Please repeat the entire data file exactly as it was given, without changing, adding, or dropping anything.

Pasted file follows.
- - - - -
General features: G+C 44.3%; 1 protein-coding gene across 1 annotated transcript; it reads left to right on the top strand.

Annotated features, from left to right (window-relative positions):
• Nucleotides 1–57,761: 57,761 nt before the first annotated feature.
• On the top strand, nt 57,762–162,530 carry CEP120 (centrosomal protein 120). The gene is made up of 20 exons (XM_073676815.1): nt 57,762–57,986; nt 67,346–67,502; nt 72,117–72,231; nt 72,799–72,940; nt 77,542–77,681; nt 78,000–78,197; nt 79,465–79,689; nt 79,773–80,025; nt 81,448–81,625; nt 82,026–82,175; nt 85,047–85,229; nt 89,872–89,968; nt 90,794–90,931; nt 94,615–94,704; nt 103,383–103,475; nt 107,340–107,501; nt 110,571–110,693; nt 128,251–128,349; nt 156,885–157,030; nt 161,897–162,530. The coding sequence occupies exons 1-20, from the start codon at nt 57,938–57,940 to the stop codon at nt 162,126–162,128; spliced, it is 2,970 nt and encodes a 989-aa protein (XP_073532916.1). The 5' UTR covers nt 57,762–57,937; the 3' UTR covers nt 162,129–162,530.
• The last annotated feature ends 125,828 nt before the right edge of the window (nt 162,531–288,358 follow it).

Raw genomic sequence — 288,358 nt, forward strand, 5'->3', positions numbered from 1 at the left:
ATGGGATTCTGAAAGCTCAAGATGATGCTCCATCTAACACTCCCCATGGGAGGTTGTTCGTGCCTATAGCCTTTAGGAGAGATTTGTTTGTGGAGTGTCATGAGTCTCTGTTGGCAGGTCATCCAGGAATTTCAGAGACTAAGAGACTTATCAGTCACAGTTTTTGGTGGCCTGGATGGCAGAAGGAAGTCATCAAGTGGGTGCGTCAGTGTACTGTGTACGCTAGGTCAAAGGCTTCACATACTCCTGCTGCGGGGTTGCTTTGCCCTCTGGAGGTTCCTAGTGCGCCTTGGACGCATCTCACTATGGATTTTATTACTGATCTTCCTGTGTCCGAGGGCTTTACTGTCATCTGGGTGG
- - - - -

General features: G+C 44.3%; 1 protein-coding gene across 1 annotated transcript; it reads left to right on the top strand.

Annotated features, from left to right (window-relative positions):
• Nucleotides 1–57,761: 57,761 nt before the first annotated feature.
• On the top strand, nt 57,762–162,530 carry CEP120 (centrosomal protein 120). The gene is made up of 20 exons (XM_073676815.1): nt 57,762–57,986; nt 67,346–67,502; nt 72,117–72,231; nt 72,799–72,940; nt 77,542–77,681; nt 78,000–78,197; nt 79,465–79,689; nt 79,773–80,025; nt 81,448–81,625; nt 82,026–82,175; nt 85,047–85,229; nt 89,872–89,968; nt 90,794–90,931; nt 94,615–94,704; nt 103,383–103,475; nt 107,340–107,501; nt 110,571–110,693; nt 128,251–128,349; nt 156,885–157,030; nt 161,897–162,530. The coding sequence occupies exons 1-20, from the start codon at nt 57,938–57,940 to the stop codon at nt 162,126–162,128; spliced, it is 2,970 nt and encodes a 989-aa protein (XP_073532916.1). The 5' UTR covers nt 57,762–57,937; the 3' UTR covers nt 162,129–162,530.
• The last annotated feature ends 125,828 nt before the right edge of the window (nt 162,531–288,358 follow it).

Raw genomic sequence — 288,358 nt, forward strand, 5'->3', positions numbered from 1 at the left:
ATGGGATTCTGAAAGCTCAAGATGATGCTCCATCTAACACTCCCCATGGGAGGTTGTTCGTGCCTATAGCCTTTAGGAGAGATTTGTTTGTGGAGTGTCATGAGTCTCTGTTGGCAGGTCATCCAGGAATTTCAGAGACTAAGAGACTTATCAGTCACAGTTTTTGGTGGCCTGGATGGCAGAAGGAAGTCATCAAGTGGGTGCGTCAGTGTACTGTGTACGCTAGGTCAAAGGCTTCACATACTCCTGCTGCGGGGTTGCTTTGCCCTCTGGAGGTTCCTAGTGCGCCTTGGACGCATCTCACTATGGATTTTATTACTGATCTTCCTGTGTCCGAGGGCTTTACTGTCATCTGGGTGG